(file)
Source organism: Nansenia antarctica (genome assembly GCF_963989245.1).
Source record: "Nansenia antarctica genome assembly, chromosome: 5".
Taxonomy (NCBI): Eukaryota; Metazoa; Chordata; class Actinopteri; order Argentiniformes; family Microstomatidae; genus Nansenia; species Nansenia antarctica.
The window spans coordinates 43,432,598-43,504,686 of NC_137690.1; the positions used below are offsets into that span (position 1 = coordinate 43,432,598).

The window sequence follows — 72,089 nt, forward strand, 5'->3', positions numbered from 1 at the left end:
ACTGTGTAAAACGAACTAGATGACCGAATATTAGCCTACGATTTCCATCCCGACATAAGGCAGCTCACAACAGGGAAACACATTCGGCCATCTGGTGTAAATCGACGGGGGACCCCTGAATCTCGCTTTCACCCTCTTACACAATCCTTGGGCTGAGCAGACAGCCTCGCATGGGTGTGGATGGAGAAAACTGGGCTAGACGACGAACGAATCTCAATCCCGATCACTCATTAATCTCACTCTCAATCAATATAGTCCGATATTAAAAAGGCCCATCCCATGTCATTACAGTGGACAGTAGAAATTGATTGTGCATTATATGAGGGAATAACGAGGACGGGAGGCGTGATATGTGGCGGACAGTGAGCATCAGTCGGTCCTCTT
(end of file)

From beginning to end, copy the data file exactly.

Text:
Source organism: Nansenia antarctica (genome assembly GCF_963989245.1).
Source record: "Nansenia antarctica genome assembly, chromosome: 5".
Taxonomy (NCBI): Eukaryota; Metazoa; Chordata; class Actinopteri; order Argentiniformes; family Microstomatidae; genus Nansenia; species Nansenia antarctica.
The window spans coordinates 43,432,598-43,504,686 of NC_137690.1; the positions used below are offsets into that span (position 1 = coordinate 43,432,598).

The window sequence follows — 72,089 nt, forward strand, 5'->3', positions numbered from 1 at the left end:
ACTGTGTAAAACGAACTAGATGACCGAATATTAGCCTACGATTTCCATCCCGACATAAGGCAGCTCACAACAGGGAAACACATTCGGCCATCTGGTGTAAATCGACGGGGGACCCCTGAATCTCGCTTTCACCCTCTTACACAATCCTTGGGCTGAGCAGACAGCCTCGCATGGGTGTGGATGGAGAAAACTGGGCTAGACGACGAACGAATCTCAATCCCGATCACTCATTAATCTCACTCTCAATCAATATAGTCCGATATTAAAAAGGCCCATCCCATGTCATTACAGTGGACAGTAGAAATTGATTGTGCATTATATGAGGGAATAACGAGGACGGGAGGCGTGATATGTGGCGGACAGTGAGCATCAGTCGGTCCTCTT